Each spring, the Human Rights Program celebrates the tremendous work of students in human rights with the Inna Meiman Award and the Sullivan Ballou Award. Faculty and staff: Please help us recognize the work of students in Human Rights by nominating committed undergraduates for the below awards. Students: We encourage you to self-nominate or nominate a peer who has truly impressed you. Please note that all applications and nominations are due by Friday, April 12, 2013.
On any given day, about 300 immigrants are held in solitary confinement at the 50 largest detention facilities that make up the sprawling patchwork of holding centers nationwide overseen by Immigration and Customs Enforcement officials, according to new federal data. Nearly half are isolated for 15 days or more, the point at which psychiatric experts say they are at risk for severe mental harm, with about 35 detainees kept for more than 75 days. Continue reading...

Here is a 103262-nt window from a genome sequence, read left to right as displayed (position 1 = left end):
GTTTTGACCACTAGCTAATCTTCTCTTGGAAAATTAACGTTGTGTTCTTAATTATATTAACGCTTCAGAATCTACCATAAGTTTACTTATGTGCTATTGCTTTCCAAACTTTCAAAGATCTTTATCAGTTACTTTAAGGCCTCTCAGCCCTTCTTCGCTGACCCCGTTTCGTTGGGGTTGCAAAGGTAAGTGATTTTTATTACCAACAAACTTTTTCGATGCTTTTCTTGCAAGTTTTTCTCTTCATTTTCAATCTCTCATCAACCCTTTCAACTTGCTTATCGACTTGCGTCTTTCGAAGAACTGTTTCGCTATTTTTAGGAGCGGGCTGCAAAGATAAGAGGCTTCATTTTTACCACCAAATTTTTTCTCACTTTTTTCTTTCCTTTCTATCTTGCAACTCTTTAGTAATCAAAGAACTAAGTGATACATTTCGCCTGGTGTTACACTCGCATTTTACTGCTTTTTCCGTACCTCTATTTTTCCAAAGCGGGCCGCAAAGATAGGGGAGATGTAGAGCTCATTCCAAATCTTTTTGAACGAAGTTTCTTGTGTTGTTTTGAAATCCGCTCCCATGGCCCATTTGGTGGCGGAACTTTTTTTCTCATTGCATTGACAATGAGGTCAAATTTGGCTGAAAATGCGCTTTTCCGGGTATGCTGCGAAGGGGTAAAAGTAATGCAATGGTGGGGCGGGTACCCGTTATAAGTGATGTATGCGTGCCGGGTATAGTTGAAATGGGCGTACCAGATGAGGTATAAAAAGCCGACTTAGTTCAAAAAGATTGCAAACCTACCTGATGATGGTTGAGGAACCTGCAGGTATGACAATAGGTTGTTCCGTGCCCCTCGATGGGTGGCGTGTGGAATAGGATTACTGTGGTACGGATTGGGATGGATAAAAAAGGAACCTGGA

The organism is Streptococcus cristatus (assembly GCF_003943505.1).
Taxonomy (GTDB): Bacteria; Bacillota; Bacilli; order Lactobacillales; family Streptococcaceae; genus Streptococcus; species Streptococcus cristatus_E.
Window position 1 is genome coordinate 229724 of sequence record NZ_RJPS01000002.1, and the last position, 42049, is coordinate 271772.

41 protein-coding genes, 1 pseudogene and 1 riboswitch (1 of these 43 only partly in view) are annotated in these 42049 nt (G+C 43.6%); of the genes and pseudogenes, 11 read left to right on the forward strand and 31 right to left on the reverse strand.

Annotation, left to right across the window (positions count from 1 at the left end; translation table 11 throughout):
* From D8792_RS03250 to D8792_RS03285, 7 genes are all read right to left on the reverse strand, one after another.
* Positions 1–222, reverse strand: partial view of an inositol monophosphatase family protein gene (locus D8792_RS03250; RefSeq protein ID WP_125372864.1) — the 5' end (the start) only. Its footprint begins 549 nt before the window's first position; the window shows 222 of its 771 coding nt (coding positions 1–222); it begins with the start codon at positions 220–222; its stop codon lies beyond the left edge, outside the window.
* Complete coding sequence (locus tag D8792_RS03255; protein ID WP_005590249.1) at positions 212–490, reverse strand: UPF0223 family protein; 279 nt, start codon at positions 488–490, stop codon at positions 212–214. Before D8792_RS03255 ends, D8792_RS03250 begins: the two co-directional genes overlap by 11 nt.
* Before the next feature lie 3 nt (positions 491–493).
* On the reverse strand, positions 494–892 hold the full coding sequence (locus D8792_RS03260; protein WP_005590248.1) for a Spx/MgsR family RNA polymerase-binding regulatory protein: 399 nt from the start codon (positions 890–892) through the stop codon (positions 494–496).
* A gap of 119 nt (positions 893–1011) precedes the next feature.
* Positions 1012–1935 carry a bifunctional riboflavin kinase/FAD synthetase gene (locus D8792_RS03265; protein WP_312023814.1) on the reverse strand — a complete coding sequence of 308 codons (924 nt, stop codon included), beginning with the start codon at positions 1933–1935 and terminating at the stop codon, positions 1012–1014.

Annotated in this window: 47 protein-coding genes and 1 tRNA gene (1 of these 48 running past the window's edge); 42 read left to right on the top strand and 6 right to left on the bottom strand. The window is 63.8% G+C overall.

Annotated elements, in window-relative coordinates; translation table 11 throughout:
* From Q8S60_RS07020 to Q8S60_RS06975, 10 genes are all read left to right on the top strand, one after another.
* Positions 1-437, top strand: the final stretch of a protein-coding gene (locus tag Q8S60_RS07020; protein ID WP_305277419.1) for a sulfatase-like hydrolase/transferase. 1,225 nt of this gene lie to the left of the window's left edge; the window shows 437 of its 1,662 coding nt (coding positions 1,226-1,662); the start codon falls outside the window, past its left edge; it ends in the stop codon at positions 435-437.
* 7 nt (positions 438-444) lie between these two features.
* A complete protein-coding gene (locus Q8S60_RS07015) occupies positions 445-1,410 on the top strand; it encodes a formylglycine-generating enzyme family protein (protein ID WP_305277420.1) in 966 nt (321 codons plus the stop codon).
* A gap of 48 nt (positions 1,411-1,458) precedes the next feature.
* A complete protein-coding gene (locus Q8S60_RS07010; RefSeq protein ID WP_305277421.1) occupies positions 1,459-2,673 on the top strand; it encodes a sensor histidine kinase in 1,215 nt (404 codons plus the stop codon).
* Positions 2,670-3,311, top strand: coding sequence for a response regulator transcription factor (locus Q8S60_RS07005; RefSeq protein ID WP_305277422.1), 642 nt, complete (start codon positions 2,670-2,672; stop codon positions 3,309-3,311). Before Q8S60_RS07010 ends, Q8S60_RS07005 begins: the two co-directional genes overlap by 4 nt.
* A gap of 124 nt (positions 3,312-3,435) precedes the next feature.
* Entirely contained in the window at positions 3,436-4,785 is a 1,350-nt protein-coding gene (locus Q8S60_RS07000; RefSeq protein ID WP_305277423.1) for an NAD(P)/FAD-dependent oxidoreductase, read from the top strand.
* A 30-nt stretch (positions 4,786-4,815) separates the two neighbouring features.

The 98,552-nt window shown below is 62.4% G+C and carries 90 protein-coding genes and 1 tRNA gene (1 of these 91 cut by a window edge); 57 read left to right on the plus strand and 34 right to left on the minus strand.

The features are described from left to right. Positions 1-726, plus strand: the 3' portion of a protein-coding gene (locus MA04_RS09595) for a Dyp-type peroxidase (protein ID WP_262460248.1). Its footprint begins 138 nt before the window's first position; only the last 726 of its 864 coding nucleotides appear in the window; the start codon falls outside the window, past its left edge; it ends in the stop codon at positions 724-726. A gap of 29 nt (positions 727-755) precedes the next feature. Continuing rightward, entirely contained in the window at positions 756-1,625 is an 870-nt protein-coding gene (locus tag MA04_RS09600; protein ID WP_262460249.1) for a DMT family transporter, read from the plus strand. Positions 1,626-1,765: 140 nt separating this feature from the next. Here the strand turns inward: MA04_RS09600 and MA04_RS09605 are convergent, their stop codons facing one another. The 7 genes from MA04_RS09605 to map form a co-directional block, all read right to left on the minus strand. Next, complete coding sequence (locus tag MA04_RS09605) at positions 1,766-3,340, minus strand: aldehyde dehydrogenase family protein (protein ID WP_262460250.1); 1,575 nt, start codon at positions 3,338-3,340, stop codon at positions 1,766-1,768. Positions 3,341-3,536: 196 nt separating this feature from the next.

On March 14, the Human Rights Program student assistant, Whitney Taylor, presented her research at the Center for Holocaust and Genocide Studies' Holocaust, Genocide, and Mass Violence workshop. In her talk, Whitney discussed the International Criminal Tribunal for the Former Yugoslavia (ICTY), examining the official operations of the tribunal and analyzing public opinion surrounding the court's legitimacy and effectiveness. She found that public opinion of the ICTY was drastically lower in Serbia than in either Bosnia or Croatia, and through her research strove to unearth reasons explaining why.